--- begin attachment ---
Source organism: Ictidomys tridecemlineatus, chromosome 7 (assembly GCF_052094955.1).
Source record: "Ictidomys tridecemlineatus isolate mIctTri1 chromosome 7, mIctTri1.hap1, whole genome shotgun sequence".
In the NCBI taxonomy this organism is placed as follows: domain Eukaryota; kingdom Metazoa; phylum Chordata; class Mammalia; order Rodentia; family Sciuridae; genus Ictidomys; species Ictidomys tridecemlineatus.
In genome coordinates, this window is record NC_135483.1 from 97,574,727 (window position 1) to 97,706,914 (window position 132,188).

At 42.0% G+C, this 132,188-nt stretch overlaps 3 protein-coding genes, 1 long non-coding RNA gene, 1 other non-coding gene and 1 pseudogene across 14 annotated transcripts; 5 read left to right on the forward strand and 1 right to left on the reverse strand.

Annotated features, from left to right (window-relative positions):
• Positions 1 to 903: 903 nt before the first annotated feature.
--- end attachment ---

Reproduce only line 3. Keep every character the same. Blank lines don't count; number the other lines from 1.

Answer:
In the NCBI taxonomy this organism is placed as follows: domain Eukaryota; kingdom Metazoa; phylum Chordata; class Mammalia; order Rodentia; family Sciuridae; genus Ictidomys; species Ictidomys tridecemlineatus.